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Who are the environmental lobby?

As the strength of the environmental lobby increases, Ewan Pate asks if farmers are right to be concerned.

 For some farmers a desire to be rid of red tape and bureaucracy was enough to make thAlternate Text
For some farmers a desire to be rid of red tape and bureaucracy was enough to make thAlternate Text

For some farmers a desire to be rid of red tape and bureaucracy was enough to make them vote for Brexit, with frustrations over greening regulations at the top of their hit list.

But is this realistic given the strength of what has become known in the UK as the environmental lobby?

It is almost certainly one of the best organised in the world and one of the most politically adept.

The first warning came long before the EU referendum, with Stuart Housden, director of the Royal Society of Protection for Birds (RSPB) Scotland, using an NFU Scotland hustings as a platform to warn his organisation would not countenance any weakening of environmental measures in any new British agricultural policy.


Political activity

Little has happened in summer but political activity is certain to be kick-started on September 14 with the publication of the State of Nature 2016 report.

This follows up on a 2013 version and is certain to make uneasy reading for farmers.

The hefty 2013 document was a collaboration between 25 environmental groups but this latest version is believed to have 50 backers and implicate farming even more in the loss of wildlife.

The earlier version looked at 3,148 species and concluded 60 per cent of these had declined in the last 50 years, with 31 per cent declining sharply

More than 1,000 of the species studied make their home on intensive farmland.

Farming is clearly in the cross hairs, as the report said: “Many of the changes in farmland wildlife are linked to changes in farmland management, particularly those intended to boost productivity.”

There is, however, a paradox when it comes to the uplands.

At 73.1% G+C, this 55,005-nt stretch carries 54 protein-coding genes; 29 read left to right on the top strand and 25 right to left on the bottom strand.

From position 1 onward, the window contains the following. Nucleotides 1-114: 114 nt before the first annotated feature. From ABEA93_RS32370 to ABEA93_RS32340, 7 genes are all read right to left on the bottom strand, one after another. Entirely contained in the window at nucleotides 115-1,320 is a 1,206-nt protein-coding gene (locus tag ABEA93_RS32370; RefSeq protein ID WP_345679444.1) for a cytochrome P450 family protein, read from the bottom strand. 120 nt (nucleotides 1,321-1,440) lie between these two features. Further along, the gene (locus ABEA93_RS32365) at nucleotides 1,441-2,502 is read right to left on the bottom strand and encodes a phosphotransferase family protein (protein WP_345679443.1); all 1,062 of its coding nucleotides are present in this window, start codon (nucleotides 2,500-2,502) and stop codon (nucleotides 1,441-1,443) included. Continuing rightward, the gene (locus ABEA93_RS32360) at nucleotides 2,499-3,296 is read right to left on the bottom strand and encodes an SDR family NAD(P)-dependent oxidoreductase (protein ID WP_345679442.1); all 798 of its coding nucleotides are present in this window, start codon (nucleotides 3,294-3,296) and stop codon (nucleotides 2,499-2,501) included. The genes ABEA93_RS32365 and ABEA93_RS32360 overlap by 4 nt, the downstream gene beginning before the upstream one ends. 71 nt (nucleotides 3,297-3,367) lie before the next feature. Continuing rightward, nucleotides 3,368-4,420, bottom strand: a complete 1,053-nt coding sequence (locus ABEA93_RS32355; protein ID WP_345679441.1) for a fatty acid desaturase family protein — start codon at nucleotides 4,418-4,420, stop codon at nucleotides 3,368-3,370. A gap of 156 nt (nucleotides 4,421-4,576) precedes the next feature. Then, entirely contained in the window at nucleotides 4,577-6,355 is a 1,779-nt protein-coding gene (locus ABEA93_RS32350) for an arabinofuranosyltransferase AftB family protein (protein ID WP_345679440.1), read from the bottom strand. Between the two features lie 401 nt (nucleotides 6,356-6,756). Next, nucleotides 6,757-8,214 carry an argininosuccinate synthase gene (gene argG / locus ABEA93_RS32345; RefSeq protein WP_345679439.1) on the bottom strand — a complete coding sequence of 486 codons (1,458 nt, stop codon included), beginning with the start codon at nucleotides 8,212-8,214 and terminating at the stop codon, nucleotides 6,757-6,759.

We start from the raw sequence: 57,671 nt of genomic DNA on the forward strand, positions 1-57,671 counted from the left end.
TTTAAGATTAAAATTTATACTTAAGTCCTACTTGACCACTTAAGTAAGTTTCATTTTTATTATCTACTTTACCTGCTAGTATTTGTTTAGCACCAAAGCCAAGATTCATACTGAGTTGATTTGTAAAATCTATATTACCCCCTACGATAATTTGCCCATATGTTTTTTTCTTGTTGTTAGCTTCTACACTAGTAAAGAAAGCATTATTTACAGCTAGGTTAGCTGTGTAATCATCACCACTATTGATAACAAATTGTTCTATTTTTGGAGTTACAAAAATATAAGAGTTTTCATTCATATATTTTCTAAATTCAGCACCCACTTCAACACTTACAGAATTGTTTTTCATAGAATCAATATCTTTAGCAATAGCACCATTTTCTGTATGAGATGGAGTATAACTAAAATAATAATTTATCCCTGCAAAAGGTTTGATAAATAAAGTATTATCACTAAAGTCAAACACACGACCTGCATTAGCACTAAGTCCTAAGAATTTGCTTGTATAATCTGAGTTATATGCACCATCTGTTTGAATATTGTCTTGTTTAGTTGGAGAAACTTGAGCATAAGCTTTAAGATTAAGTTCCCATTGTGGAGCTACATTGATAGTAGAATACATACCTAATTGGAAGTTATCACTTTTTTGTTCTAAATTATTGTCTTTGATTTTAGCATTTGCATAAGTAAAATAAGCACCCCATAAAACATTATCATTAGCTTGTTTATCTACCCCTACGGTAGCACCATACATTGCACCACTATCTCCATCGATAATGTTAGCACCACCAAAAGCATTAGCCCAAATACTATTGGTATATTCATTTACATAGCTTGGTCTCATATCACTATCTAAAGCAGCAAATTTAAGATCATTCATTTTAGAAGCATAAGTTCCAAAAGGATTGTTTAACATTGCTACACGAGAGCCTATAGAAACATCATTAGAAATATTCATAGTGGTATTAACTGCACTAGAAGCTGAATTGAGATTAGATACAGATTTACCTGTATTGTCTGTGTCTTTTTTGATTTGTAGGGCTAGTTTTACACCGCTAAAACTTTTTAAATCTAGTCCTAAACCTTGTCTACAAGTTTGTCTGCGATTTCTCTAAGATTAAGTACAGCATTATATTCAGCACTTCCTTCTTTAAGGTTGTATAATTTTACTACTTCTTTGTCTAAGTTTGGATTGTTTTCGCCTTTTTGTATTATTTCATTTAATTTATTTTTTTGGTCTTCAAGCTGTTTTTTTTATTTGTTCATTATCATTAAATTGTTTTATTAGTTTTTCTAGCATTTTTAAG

The report acknowledges destocking of hills during the 2001 foot-and-mouth cull led to problems for many of the species which benefit from traditional upland grazing.

It gives the example of the rare pearl-bordered fritillary butterfly, which relies on the violets which thrive on bracken litter.

With no heavy-hoofed grazing to break up the litter, it became too dense for violets to push through so butterflies could use them as a refuge.


Grazing pressure

But the report said: “With the reduced grazing pressure, rare plants, such as saxifrage and alpine foxtails, were recorded in previously unseen profusion. This is an indication of how our uplands could appear if managed more appropriately.”

Of course a hill farmer’s idea of ‘appropriately’ varies hugely from a conservationist’s and here will be the rub.

There are warning echoes here.

New Defra Secretary Andrea Leadsom has already suggested sheep should be kept in the ‘big fields’, with the hills left for butterflies. Clearly this will not include the pearl-bordered fritillary unless there is some grazing.

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The key players in the conservation debate

It would be a mistake to underestimate the environmental lobby’s strength.

The State of Nature 2016 report is not only backed by 50 organisations but has a foreword written by Sir David Attenborough.

Few people fit the accolade of national treasure better and the public are guaranteed to listen to him in an uncritical manner.

There are other individuals carrying influence, albeit in a lower league.


Modern farming

Guardian journalist George Monbiot regularly uses every piece of hyperbole in the book to castigate modern farming.